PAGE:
Autopay, Sadly, Can't Be Just 'Set It and Forget It'

Before you go, we thought you'd like these...
Before you go close icon
Frustrated woman paying bills.
Getty Images
By Mitch Lipka

Autopaying bills is a no-brainer. You are never late with a payment, and you do not have to spend all that time going through stacks of bills, filling out checks and then stuffing and stamping envelopes.

But Brent Cumberford learned the hard way that automatic bill paying is not as simple as setting it up and walking away. Last year, his natural gas was turned off because expected automated payments weren't made, a canceled subscription kept getting paid and another canceled service automatically renewed itself.

Cumberford, 32, who runs the personal finance site Vosa and splits his time between San Diego and Calgary, Alberta, resolved the natural gas situation without figuring out what exactly went wrong -- the bank and the utility blamed each other -- and got the automatic renewal credited back. But he is still dealing with the subscription. "The lesson I learned was that it's important to still track automated payments."

Most Americans Use Autopay

About 61 percent of Americans have set at least one bill to pay automatically, says Eric Leiserson, a senior research analyst for financial technology services company Fiserv (FISV). The main reason consumers use autopay is to make sure bills are paid on time. That is vital to their credit scores when it comes to debts like car loans, credit card balances and mortgages, but most other on-time payments aren't recorded.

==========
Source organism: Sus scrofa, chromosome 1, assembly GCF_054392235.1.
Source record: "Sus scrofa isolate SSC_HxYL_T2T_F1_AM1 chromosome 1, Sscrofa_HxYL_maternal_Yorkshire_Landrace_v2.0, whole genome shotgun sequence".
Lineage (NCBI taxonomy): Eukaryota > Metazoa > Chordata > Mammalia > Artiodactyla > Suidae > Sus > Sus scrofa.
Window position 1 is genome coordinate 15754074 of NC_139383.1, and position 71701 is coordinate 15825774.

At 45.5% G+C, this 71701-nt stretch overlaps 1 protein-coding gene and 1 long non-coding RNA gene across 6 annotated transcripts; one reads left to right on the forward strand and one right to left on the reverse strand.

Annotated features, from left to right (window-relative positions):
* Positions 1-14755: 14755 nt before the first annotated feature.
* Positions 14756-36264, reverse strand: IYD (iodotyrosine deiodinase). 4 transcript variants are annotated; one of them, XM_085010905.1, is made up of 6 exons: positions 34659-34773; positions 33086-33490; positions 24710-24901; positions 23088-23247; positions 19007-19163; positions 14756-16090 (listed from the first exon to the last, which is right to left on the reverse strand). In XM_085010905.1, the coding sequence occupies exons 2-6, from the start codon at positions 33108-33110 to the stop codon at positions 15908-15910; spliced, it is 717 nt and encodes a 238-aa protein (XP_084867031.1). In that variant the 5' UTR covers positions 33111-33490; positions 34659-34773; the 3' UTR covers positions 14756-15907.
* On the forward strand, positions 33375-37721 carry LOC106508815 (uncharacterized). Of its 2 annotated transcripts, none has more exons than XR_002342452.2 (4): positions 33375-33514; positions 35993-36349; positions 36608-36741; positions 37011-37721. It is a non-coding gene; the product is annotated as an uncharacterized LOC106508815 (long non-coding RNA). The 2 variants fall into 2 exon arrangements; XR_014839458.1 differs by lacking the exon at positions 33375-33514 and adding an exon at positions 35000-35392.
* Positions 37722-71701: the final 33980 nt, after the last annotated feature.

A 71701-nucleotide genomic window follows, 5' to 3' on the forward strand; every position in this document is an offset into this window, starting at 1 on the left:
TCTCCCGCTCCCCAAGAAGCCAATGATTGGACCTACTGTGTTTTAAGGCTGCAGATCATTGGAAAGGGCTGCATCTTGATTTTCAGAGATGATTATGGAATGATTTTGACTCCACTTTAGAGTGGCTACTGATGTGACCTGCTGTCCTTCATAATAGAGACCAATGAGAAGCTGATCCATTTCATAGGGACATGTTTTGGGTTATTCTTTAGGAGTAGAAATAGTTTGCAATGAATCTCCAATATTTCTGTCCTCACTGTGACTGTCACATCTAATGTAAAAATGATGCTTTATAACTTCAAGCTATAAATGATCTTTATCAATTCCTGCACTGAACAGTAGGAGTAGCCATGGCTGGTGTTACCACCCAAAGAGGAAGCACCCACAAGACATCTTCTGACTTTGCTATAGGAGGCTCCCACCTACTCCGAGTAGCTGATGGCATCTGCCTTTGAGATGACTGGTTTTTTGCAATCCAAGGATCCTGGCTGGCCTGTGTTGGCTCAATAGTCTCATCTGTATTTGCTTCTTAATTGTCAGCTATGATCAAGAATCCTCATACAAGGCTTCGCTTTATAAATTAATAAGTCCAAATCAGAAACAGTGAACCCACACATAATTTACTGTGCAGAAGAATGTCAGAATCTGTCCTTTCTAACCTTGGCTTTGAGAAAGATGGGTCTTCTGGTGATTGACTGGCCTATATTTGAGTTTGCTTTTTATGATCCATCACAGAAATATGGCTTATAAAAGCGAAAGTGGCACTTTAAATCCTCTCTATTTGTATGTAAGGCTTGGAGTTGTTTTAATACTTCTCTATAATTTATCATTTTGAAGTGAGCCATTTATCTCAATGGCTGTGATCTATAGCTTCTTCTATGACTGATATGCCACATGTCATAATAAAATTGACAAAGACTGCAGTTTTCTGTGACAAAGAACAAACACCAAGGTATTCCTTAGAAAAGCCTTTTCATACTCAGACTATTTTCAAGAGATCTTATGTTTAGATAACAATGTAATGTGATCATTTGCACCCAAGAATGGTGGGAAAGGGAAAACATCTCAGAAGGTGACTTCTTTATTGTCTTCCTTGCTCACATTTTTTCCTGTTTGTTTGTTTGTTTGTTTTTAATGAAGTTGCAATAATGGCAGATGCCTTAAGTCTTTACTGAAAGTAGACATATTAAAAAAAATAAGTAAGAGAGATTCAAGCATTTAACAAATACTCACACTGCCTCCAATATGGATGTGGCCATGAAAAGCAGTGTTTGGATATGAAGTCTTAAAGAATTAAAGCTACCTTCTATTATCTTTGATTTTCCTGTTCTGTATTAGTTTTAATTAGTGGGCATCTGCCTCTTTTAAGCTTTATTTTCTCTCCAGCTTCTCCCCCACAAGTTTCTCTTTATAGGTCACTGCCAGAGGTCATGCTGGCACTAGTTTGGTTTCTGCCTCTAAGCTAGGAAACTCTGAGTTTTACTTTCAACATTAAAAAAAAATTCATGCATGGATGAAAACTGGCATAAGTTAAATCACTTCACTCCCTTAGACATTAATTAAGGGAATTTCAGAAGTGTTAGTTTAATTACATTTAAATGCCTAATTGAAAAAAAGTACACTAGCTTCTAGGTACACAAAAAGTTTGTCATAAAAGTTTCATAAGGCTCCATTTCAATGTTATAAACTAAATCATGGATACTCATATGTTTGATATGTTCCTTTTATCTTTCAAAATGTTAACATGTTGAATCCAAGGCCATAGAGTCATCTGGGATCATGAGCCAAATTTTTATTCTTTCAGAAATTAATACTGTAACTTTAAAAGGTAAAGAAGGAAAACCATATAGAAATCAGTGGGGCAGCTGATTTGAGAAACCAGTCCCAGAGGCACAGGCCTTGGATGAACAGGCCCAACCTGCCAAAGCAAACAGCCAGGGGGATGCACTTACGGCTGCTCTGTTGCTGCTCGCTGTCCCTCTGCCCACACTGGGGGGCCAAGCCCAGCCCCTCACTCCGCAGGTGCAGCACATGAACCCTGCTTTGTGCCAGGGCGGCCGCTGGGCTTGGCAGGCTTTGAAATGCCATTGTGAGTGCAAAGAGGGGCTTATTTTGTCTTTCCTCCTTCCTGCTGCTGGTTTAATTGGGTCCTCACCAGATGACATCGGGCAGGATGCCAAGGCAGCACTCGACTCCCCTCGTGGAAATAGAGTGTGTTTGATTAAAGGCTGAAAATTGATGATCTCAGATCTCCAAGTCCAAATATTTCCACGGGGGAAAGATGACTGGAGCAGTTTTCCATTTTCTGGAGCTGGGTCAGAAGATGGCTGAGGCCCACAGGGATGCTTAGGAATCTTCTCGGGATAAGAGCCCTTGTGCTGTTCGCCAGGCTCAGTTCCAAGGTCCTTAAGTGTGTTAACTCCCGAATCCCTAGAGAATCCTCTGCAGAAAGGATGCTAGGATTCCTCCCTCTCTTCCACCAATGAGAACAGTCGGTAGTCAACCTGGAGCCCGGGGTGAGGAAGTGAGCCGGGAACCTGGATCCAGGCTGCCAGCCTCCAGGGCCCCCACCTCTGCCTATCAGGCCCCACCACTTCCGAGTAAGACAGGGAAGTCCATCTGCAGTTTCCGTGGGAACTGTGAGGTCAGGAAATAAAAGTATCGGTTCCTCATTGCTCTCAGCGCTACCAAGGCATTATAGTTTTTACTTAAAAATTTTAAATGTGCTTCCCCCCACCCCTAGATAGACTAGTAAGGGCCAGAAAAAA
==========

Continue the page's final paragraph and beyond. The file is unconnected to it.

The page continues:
A recent study by credit reporting firm Experian, however, suggests that including positive utility payment histories, which isn't commonly done, could help elevate the credit scores of millions of Americans. The report also says people with thin credit histories would benefit from having a richer record of payments made.

As much as automation can be a positive, there are plenty of catches to be watch out for:
  • Changing accounts. If you decide to pay from a different account, be sure all the changes are in place. Marketing consultant Peter Brooks, 56, of Vallejo, California, says it was a big hassle to re-enter all the payment information after he changed checking accounts.
  • Being short of funds when bills are paid. Not having enough money in the bank is a main reason not to automate bill paying. If you have a bill set up to pay automatically and you lack money to pay it, this could affect your credit history as much as forgetting to mail in the check. Being on time 99 percent of the time doesn't help you much, but missing one payment could hurt your credit score for years.
  • Continued withdrawals even if you stop using the service. Monthly recurring charges for services can keep occurring even if you asked for them to stop. A gym membership or subscription set to be paid automatically every month could lag a request to cancel. So it is vital to keep an eye out to see if withdrawals persist after you have canceled a service, experts say.
  • Inadvertently disengaging the automated payments by making one manually. Bob Girolamo, 41, of Chicago, who runs the startup data and statistics organizer Sorc'd, learned that the hard way. He says he made a manual payment for his health insurance that disengaged the autopay. He didn't notice the missed payments until he received the cancellation notice.
  • Errant payments. Monitoring transactions is key to fixing errors. Greg McBride, chief financial analyst for, says putting payment dates in an online calendar is one way to stay on top of what payments should be going out. "With 24/7 online and mobile account access, keeping tabs on your account is easier than ever," he says. "Taking a matter of seconds each day is all it takes."
Read Full Story

People are Reading